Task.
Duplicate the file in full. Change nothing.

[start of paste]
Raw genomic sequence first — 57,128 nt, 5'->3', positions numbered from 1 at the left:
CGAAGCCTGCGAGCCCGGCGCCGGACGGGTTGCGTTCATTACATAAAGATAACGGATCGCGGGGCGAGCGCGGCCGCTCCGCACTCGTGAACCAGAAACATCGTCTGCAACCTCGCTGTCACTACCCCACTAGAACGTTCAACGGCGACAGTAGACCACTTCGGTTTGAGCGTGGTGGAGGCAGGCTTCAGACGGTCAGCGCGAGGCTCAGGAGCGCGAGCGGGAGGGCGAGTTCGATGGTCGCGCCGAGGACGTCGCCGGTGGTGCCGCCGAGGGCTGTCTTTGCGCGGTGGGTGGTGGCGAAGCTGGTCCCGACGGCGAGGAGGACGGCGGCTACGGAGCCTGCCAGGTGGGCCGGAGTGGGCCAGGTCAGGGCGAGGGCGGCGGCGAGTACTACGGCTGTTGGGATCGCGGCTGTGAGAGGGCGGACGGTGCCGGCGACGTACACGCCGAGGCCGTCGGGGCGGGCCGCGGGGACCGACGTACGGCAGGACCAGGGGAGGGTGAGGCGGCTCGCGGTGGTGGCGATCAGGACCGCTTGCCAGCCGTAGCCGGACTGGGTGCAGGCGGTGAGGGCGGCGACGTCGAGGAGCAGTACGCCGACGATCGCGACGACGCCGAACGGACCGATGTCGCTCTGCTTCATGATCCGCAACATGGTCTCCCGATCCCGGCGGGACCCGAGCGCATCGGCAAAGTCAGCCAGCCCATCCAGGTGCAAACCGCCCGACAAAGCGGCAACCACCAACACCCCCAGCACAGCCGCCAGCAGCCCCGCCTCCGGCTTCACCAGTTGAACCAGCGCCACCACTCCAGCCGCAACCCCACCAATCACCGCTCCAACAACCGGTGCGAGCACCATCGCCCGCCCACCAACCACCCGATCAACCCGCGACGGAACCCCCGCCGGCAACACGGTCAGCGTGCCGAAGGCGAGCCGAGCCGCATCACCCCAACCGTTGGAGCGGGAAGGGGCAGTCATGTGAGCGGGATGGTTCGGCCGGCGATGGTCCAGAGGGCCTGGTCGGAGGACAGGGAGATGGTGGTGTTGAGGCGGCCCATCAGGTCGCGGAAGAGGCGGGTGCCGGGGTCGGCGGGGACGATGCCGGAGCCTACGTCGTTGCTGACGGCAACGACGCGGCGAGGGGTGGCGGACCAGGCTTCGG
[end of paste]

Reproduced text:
Raw genomic sequence first — 57,128 nt, 5'->3', positions numbered from 1 at the left:
CGAAGCCTGCGAGCCCGGCGCCGGACGGGTTGCGTTCATTACATAAAGATAACGGATCGCGGGGCGAGCGCGGCCGCTCCGCACTCGTGAACCAGAAACATCGTCTGCAACCTCGCTGTCACTACCCCACTAGAACGTTCAACGGCGACAGTAGACCACTTCGGTTTGAGCGTGGTGGAGGCAGGCTTCAGACGGTCAGCGCGAGGCTCAGGAGCGCGAGCGGGAGGGCGAGTTCGATGGTCGCGCCGAGGACGTCGCCGGTGGTGCCGCCGAGGGCTGTCTTTGCGCGGTGGGTGGTGGCGAAGCTGGTCCCGACGGCGAGGAGGACGGCGGCTACGGAGCCTGCCAGGTGGGCCGGAGTGGGCCAGGTCAGGGCGAGGGCGGCGGCGAGTACTACGGCTGTTGGGATCGCGGCTGTGAGAGGGCGGACGGTGCCGGCGACGTACACGCCGAGGCCGTCGGGGCGGGCCGCGGGGACCGACGTACGGCAGGACCAGGGGAGGGTGAGGCGGCTCGCGGTGGTGGCGATCAGGACCGCTTGCCAGCCGTAGCCGGACTGGGTGCAGGCGGTGAGGGCGGCGACGTCGAGGAGCAGTACGCCGACGATCGCGACGACGCCGAACGGACCGATGTCGCTCTGCTTCATGATCCGCAACATGGTCTCCCGATCCCGGCGGGACCCGAGCGCATCGGCAAAGTCAGCCAGCCCATCCAGGTGCAAACCGCCCGACAAAGCGGCAACCACCAACACCCCCAGCACAGCCGCCAGCAGCCCCGCCTCCGGCTTCACCAGTTGAACCAGCGCCACCACTCCAGCCGCAACCCCACCAATCACCGCTCCAACAACCGGTGCGAGCACCATCGCCCGCCCACCAACCACCCGATCAACCCGCGACGGAACCCCCGCCGGCAACACGGTCAGCGTGCCGAAGGCGAGCCGAGCCGCATCACCCCAACCGTTGGAGCGGGAAGGGGCAGTCATGTGAGCGGGATGGTTCGGCCGGCGATGGTCCAGAGGGCCTGGTCGGAGGACAGGGAGATGGTGGTGTTGAGGCGGCCCATCAGGTCGCGGAAGAGGCGGGTGCCGGGGTCGGCGGGGACGATGCCGGAGCCTACGTCGTTGCTGACGGCAACGACGCGGCGAGGGGTGGCGGACCAGGCTTCGG